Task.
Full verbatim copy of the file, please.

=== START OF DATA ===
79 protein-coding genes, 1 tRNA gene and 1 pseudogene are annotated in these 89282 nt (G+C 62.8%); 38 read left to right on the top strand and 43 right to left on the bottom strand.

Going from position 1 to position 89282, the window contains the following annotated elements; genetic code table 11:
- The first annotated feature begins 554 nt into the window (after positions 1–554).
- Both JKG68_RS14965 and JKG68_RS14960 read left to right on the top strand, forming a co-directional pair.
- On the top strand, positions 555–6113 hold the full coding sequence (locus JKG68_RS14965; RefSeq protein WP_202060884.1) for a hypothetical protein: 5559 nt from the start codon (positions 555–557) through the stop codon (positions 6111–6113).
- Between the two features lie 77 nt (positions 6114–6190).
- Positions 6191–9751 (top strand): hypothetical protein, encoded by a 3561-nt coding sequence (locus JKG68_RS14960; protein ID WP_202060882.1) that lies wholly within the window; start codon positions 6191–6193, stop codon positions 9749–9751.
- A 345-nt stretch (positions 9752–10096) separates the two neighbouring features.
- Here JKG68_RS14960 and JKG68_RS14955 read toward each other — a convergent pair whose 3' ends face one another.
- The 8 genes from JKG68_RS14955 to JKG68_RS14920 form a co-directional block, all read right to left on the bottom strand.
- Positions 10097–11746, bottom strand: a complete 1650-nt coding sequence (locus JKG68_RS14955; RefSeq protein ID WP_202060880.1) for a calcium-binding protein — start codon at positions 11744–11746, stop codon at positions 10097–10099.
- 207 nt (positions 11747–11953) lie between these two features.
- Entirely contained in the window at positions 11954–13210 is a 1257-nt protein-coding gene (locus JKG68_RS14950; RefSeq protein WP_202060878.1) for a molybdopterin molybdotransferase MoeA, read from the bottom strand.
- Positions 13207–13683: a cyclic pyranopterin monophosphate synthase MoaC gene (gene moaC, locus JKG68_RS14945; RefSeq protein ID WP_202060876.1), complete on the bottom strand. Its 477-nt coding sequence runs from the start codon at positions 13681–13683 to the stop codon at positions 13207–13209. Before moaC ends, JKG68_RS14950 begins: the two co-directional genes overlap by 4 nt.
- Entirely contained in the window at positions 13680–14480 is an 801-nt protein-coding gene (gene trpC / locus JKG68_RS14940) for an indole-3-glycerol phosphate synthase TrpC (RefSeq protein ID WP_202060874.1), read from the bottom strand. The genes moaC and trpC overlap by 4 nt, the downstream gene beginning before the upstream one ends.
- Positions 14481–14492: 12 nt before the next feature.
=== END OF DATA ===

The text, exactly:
79 protein-coding genes, 1 tRNA gene and 1 pseudogene are annotated in these 89282 nt (G+C 62.8%); 38 read left to right on the top strand and 43 right to left on the bottom strand.

Going from position 1 to position 89282, the window contains the following annotated elements; genetic code table 11:
- The first annotated feature begins 554 nt into the window (after positions 1–554).
- Both JKG68_RS14965 and JKG68_RS14960 read left to right on the top strand, forming a co-directional pair.
- On the top strand, positions 555–6113 hold the full coding sequence (locus JKG68_RS14965; RefSeq protein WP_202060884.1) for a hypothetical protein: 5559 nt from the start codon (positions 555–557) through the stop codon (positions 6111–6113).
- Between the two features lie 77 nt (positions 6114–6190).
- Positions 6191–9751 (top strand): hypothetical protein, encoded by a 3561-nt coding sequence (locus JKG68_RS14960; protein ID WP_202060882.1) that lies wholly within the window; start codon positions 6191–6193, stop codon positions 9749–9751.
- A 345-nt stretch (positions 9752–10096) separates the two neighbouring features.
- Here JKG68_RS14960 and JKG68_RS14955 read toward each other — a convergent pair whose 3' ends face one another.
- The 8 genes from JKG68_RS14955 to JKG68_RS14920 form a co-directional block, all read right to left on the bottom strand.
- Positions 10097–11746, bottom strand: a complete 1650-nt coding sequence (locus JKG68_RS14955; RefSeq protein ID WP_202060880.1) for a calcium-binding protein — start codon at positions 11744–11746, stop codon at positions 10097–10099.
- 207 nt (positions 11747–11953) lie between these two features.
- Entirely contained in the window at positions 11954–13210 is a 1257-nt protein-coding gene (locus JKG68_RS14950; RefSeq protein WP_202060878.1) for a molybdopterin molybdotransferase MoeA, read from the bottom strand.
- Positions 13207–13683: a cyclic pyranopterin monophosphate synthase MoaC gene (gene moaC, locus JKG68_RS14945; RefSeq protein ID WP_202060876.1), complete on the bottom strand. Its 477-nt coding sequence runs from the start codon at positions 13681–13683 to the stop codon at positions 13207–13209. Before moaC ends, JKG68_RS14950 begins: the two co-directional genes overlap by 4 nt.
- Entirely contained in the window at positions 13680–14480 is an 801-nt protein-coding gene (gene trpC / locus JKG68_RS14940) for an indole-3-glycerol phosphate synthase TrpC (RefSeq protein ID WP_202060874.1), read from the bottom strand. The genes moaC and trpC overlap by 4 nt, the downstream gene beginning before the upstream one ends.
- Positions 14481–14492: 12 nt before the next feature.